Comparing to the previous WWALS Summary of FDEP chemical and biological tracers, Withlacoochee and Suwannee Rivers 2020-08-05, we’ve seen higher than 326,000 on the Withlacoochee River, at GA 31 and CR 150 (Sullivan Launch) on 6 and 7 Jan 2020, during one of the waves of sewage washing downstream from the record Valdosta December 2019 spill.

The latest Alapaha 6,800 BacR is still higher than 1,500, which if I recall correctly is the minimum significant level.

Meanwhile, the human DNA marker results for all three rivers was only 280, which is barely above significant level.

So it looks like cattle for all three rivers, with far more on the Withlacoochee and Suwannee Rivers than on the Alapaha.

Did all this cattle manure come from Georgia? Probably not, since we know of a place where cattle walk right down into the Withlacoochee River upstream from Sullivan Launch, for example. But probably most of it did come from Georgia, since there are more cattle in open pastures near feeders such as Okapilco Creek in for example Brooks County, Georgia. Fortunately, some of the cattle owners are working to ameliorate this problem.

The good news is the rainwater that washed the cattle manure into the rivers has apparently since then, through sheer volume of river water, washed the contamination away. Thanks to Valdosta PIO Ashlyn Johnson, we have a more complete picture for last week. The latest results we have are from WWALS testers Josh and Angela Duncan for Wednesday at Sasser Landing on the Alapaha River, and from Michael and Jacob Bachrach for Saturday at Nankin and State Line on the Withlacoochee River.

Away probably means all the way to the Gulf of Mexico. That apparently happened before in early March 2020, most likely again about a month later, , that time probably from a Quitman, GA, sewage spill, and probably more than once before and since then.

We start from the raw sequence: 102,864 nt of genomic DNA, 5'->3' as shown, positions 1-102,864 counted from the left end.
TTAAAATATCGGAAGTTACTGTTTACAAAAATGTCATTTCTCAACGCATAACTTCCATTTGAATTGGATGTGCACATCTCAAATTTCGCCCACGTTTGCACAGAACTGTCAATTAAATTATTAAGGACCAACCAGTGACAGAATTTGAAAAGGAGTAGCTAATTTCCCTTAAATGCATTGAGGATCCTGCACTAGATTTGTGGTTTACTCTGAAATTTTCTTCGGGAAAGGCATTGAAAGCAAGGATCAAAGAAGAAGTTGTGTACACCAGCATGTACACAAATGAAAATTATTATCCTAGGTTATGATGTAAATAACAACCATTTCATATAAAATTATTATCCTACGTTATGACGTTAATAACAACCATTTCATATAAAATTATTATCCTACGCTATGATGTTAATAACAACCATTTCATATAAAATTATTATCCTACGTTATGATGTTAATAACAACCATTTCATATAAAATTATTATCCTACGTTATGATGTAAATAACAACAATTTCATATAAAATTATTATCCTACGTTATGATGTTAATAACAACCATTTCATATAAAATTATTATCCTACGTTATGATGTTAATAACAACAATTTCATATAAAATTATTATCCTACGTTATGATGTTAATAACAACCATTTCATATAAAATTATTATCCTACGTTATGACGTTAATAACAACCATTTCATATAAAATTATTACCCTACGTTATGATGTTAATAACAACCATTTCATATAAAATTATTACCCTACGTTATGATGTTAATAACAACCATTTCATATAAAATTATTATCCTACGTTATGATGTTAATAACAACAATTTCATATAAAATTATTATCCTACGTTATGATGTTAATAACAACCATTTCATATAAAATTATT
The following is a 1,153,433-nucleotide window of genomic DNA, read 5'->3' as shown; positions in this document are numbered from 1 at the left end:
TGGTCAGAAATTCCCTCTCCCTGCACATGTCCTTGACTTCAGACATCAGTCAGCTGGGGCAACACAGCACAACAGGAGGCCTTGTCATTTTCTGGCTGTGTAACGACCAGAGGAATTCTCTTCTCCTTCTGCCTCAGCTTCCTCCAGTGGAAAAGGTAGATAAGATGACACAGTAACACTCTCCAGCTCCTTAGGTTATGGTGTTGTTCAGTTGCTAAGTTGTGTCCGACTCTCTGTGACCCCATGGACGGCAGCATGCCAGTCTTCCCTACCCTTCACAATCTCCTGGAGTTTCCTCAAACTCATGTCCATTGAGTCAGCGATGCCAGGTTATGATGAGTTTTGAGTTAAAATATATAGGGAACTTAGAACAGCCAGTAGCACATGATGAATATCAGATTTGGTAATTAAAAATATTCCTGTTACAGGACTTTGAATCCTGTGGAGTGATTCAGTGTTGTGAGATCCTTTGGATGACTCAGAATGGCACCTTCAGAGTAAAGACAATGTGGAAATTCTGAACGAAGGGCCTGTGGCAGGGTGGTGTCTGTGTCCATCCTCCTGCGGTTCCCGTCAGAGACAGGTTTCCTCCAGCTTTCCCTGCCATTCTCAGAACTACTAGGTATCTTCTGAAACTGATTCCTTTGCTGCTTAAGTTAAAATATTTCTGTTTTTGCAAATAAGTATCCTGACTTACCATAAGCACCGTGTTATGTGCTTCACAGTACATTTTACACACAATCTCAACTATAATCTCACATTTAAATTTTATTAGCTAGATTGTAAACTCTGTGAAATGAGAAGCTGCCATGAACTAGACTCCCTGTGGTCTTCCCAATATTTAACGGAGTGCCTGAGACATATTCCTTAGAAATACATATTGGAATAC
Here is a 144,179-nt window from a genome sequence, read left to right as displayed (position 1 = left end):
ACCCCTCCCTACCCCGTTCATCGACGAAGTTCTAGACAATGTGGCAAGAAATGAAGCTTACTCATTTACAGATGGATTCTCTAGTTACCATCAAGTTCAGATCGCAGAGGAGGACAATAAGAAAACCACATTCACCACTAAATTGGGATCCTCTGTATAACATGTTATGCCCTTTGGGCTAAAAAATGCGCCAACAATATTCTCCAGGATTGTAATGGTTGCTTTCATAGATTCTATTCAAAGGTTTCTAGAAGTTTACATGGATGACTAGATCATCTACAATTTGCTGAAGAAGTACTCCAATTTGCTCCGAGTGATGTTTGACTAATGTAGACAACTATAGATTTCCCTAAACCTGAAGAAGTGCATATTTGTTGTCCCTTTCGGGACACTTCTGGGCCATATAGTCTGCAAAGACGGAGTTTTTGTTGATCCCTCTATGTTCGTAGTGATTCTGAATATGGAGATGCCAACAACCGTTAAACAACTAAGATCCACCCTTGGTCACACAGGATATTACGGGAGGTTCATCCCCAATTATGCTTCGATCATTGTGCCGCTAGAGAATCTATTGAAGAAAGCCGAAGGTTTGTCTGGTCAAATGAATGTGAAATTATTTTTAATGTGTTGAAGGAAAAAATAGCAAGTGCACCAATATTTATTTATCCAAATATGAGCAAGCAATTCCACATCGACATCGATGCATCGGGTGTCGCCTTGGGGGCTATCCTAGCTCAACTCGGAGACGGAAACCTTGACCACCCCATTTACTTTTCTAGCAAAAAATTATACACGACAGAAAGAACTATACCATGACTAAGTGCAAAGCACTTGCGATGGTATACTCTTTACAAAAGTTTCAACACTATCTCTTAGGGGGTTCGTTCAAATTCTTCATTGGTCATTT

[Cleaner 2021-01-04-09]
Cleaner 2021-01-04-09

So all the WWALS Withlacoochee River “beaches” are green on Swim Guide, except for Knights Ferry Boat Ramp, where we have no new data because it’s still underwater.

[Swim Guide green 2021-01-09]
Swim Guide green 2021-01-09

We can always use new volunteer water quality testers, especially downstream in Florida; you can sign up to get trained.
https://wwals.net/?p=47084

WWALS is always happy to receive donations:
https://www.mightycause.com/organization/Wwals-Watershed-Coalition

As we keep writing here and in the Gainesville Sun, Florida needs to fund and implement frequent, regular, closely-spaced water quality testing on all Suwannee Basin rivers all the way to the Gulf of Mexico. If Valdosta, Georgia, can do it three times a week on forty river miles to the GA-FL line, the great state of Florida can do it from the state line to the Gulf. Floridians, please ask your statehouse delegation to make it so.

 -jsq, John S. Quarterman, Suwannee RIVERKEEPER®

You can join this fun and work by becoming a WWALS member today!